Seventeen employees of the Highpointe on Michigan Health Care Facility in Buffalo, New York were arrested and charged in April 2014 with neglecting a 56-year-old resident under their care. The male patient suffers from Huntington chorea, a neurological disease that makes him bedridden and totally dependent on staff members for his care. The eight nurses and nine nursing assistants faced a variety of charges, including Falsifying Business Records in the First Degree (a class E felony), Endangering the Welfare of an Incompetent or Physically Disabled Person in the First Degree (a class E felony), and Willful Violation of Public Health Laws. The felony charges carry a criminal penalty of up to four years in prison. A spokesperson from the Highpointe facility said that the 17 employees were fired “for neglectful care of one resident,” and cooperated with investigators in the matter.
According to officials, after a hidden video camera was placed in the patient’s room, footage from the camera revealed a pattern of neglect by the staff. For instance, the footage uncovered that employees failed to dispense medication on certain dates. In another instance, staff members didn’t provide liquids or proper incontinence care. Moreover, the video reveals that the patient went unattended for long periods of time. Staff members then covered up their neglect by falsifying the patient’s medical records.
Commenting on the 17 arrests, Attorney General Eric T. Schneiderman remarked, “Nursing home residents are among our state’s most vulnerable citizens, and the perpetual neglect in this case is shameful. The charges filed send the message that my office will not tolerate anyone being neglected by those responsible for his or her care. We will use every tool in our arsental, including hidden cameras, to ensure that nursing home residents receive the care they need and the respect they deserve.”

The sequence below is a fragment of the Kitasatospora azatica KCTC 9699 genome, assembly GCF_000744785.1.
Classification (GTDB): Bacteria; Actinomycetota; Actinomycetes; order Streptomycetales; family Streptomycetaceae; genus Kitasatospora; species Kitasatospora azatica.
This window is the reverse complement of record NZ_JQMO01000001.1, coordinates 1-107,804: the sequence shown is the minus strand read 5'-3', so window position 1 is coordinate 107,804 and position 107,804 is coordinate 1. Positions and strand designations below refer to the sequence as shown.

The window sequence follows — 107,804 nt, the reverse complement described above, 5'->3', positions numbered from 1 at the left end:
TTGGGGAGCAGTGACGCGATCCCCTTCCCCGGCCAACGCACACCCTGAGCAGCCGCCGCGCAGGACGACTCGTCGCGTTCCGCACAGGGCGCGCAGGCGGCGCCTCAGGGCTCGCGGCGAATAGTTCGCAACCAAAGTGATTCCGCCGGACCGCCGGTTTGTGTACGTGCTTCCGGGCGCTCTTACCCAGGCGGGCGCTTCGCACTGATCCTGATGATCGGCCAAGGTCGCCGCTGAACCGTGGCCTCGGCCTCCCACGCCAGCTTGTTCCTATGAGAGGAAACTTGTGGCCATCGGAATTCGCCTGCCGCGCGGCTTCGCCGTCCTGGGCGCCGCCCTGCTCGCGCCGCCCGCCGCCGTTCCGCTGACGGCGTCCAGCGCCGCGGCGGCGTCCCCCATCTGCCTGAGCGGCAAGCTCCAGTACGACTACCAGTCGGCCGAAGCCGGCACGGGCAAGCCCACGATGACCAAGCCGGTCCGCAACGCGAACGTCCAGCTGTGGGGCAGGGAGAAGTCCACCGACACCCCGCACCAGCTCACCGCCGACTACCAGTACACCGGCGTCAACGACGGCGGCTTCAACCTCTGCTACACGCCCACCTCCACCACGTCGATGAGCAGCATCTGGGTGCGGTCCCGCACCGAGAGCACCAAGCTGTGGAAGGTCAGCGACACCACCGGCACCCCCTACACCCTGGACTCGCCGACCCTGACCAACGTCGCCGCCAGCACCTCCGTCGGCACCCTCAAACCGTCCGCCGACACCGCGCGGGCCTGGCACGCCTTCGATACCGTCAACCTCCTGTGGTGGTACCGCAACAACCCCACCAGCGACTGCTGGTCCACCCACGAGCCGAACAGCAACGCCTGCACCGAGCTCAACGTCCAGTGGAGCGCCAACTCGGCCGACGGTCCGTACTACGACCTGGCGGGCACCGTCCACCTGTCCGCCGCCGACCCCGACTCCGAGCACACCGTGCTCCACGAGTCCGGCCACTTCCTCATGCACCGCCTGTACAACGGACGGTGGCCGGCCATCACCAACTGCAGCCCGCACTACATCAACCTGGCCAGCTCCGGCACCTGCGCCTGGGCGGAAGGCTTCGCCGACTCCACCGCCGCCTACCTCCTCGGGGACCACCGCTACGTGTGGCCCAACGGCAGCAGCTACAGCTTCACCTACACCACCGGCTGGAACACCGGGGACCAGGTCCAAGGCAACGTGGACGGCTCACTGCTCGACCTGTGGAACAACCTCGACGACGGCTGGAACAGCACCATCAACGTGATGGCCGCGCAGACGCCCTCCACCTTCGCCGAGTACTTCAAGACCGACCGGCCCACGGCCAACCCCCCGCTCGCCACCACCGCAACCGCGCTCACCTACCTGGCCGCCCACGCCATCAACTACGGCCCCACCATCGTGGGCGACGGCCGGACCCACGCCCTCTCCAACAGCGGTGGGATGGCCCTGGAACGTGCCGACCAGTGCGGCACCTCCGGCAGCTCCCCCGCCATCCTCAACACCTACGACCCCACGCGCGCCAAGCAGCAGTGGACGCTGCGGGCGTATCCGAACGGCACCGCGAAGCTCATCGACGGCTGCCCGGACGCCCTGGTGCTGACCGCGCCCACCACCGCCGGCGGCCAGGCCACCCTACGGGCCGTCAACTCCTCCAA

Cori A. Gambini, president of Local 1168 of the Communication Workers of America, stated that six of the employees arrested are union members. She commented, “If the allegations are true, that can’t be tolerated.” The union planned to meet with the six terminated employees to determine what actions to take.
Jacqueline Livingston, whose mother was a patient at the facility, stated that her mother’s death in April 2013 was due to improper care. She met with state Health Department officials after filing a complaint that alleged her mother was living in unsanitary conditions, and wasn’t having her special dietary and medical needs met. Livingston stated, “I once found my mother in a diabetic coma there. They had been giving her foods that she should not have received as a diabetic: milkshakes and desserts.”
Highpointe is a 300-bed facility. The eight nurses charged are: Natalie Galbo, Shateeka Stevens, Michael Howell, Heidi Bowens, Rochelle McNeair-Tisdale, Jamie Cunningham, Cynthia Kozlowski, and Marlene Sims. The nine nursing assistants arrested are: Rabetta Harrell, Nicole Baker, Tiffany Heard-Williams, Rue Teasha McCray, Kenissa Henderson, Maria Robinson, Margaret Glass, Amanda Stuart, and Hazell Clegatt.
The Buffalo News and NBC 2 Buffalo have more on this story.